Dancing Graces

Grace On-line

February 23, 2009

Dear Grace:

Is it my imagination or are there a lot of dancers who seemed to have forgotten their manners? I recently went to a dance in a nice venue but I can't say I had a good time. Within four measures of music, this one young lady suffered a pained expression on her face that lasted throughout the song and as soon as the music stopped, she disappeared! I'm pretty sure I didn't step on her feet or did anything to offend her. I can't say this is the first time it's happened, though some others merely give up following my leads and just do their own thing for the rest of the song.

Is it really that hard to be polite and to enjoy a dance regardless of who your partner is?

- Bewildered


Dear Bewildered:

It is probably a mutual decision that you and this person will not dance together again soon. From the tone of your letter, it sounds like this has happened to you before, although not with the same person. This behavior is as unfortunate as it is timeless. It can happen to anyone regardless of how long he/she has been dancing. So we will focus on improving your enjoyment of social dancing.

Quoting a friend, "You don't have to be the best dancer; you just want to be the one with whom everyone wants to dance." With that in mind, pursue your own "personal best." Take a few private lessons with a qualified instructor to fine tune your skills and rid yourself of any unconscious dance habits you may have which interfere with lead-follow connection. Most of us who have not had private instruction are likely to have such habits.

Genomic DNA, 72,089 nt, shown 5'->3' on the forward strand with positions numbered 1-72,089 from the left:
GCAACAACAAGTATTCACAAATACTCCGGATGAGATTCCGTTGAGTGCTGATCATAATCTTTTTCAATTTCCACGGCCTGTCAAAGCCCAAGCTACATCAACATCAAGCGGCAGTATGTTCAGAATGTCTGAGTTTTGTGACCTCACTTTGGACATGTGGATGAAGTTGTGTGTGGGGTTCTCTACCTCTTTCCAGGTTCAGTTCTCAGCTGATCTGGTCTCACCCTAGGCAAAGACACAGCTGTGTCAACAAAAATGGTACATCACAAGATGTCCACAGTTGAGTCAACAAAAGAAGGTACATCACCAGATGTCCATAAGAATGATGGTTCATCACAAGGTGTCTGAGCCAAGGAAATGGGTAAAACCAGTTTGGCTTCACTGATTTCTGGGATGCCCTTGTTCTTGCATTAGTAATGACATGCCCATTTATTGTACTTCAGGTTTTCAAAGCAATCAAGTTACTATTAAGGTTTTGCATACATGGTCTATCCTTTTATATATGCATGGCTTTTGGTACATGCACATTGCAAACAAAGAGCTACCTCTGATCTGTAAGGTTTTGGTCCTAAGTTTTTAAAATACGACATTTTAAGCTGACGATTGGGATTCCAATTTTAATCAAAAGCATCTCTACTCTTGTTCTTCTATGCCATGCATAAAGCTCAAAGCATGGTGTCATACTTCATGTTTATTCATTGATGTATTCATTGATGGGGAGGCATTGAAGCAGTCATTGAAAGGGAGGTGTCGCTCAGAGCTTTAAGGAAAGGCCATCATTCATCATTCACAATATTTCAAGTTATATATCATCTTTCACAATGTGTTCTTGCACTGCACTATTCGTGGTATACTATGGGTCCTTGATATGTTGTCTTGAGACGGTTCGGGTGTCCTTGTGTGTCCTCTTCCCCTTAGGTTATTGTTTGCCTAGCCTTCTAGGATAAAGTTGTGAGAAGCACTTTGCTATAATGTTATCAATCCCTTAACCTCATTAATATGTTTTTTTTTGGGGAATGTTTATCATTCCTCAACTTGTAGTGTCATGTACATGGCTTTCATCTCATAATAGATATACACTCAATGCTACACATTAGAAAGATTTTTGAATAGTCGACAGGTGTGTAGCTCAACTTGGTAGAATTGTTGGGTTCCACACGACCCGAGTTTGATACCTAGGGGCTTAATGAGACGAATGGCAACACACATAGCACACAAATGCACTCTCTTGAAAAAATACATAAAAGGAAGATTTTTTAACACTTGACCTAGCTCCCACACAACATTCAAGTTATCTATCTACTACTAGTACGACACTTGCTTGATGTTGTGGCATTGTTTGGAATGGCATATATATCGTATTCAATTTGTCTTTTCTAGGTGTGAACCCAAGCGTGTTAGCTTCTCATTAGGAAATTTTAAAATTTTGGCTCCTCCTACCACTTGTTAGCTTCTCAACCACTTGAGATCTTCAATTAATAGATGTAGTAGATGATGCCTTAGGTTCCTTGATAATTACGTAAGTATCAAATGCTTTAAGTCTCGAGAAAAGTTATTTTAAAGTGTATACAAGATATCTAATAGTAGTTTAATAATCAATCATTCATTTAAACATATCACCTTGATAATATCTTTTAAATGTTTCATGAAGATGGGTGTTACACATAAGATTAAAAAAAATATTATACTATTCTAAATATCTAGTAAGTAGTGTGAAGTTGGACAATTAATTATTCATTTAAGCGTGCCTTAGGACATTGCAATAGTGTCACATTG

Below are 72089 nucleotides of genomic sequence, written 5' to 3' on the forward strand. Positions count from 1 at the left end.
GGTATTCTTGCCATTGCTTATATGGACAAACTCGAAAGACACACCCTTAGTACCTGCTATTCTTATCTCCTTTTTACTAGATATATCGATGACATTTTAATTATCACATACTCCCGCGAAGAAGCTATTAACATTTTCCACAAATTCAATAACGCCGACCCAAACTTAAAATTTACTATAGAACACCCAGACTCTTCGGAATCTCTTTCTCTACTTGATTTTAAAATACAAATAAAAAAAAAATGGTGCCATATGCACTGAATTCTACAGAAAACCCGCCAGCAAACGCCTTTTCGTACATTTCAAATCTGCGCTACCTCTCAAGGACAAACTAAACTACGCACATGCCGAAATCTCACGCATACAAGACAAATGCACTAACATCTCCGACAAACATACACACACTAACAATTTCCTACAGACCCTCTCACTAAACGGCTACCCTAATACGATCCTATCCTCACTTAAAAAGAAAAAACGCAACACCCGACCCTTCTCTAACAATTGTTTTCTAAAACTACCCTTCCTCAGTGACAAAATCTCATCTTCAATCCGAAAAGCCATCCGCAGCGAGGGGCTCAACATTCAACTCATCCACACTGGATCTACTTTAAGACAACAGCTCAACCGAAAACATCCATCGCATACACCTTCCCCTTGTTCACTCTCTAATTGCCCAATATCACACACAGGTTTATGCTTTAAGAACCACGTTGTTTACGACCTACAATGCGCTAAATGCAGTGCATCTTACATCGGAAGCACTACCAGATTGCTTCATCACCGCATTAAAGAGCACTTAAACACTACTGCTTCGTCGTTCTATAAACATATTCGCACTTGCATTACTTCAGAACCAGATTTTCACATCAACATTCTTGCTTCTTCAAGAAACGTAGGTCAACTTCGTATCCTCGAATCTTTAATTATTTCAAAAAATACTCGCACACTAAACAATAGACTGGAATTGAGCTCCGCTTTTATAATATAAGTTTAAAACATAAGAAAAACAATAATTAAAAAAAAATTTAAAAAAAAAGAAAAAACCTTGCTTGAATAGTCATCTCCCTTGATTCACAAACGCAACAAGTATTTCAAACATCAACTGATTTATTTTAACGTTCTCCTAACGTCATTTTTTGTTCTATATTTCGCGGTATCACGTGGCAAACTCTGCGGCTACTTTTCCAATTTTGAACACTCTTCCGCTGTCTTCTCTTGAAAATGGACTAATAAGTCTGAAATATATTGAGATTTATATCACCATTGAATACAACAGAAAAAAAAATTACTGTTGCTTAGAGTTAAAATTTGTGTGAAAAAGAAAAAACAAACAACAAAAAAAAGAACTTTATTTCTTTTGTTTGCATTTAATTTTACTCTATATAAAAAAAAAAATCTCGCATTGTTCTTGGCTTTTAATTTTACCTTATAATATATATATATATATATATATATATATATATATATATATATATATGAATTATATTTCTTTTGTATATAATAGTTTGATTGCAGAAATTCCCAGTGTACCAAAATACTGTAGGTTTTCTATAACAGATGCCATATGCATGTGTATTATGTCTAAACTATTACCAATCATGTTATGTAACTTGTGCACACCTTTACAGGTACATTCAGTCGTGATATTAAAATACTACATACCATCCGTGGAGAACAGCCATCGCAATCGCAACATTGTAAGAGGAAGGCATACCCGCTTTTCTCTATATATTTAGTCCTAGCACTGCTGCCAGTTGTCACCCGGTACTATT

Choose dance partners from all skill levels and age groups in the room. This will help take your dancing to the next level, and will help the dance community. You cannot be the only one in the room who has experienced a Runaway Dancer on any given evening. The moment you extend a kindness could be just the moment it is sorely needed by the person on the receiving end of it.

Learning to dance is very similar to learning a foreign language. Both require a great deal of practice and social skill. The more you learn, and the more you practice your lessons with some degree of grace, the easier it will be for you to dance and for partners to dance with you.

Do you have questions about proper behavior on the dance floor? Please send them to DanceNet and they'll be forwarded to Grace.

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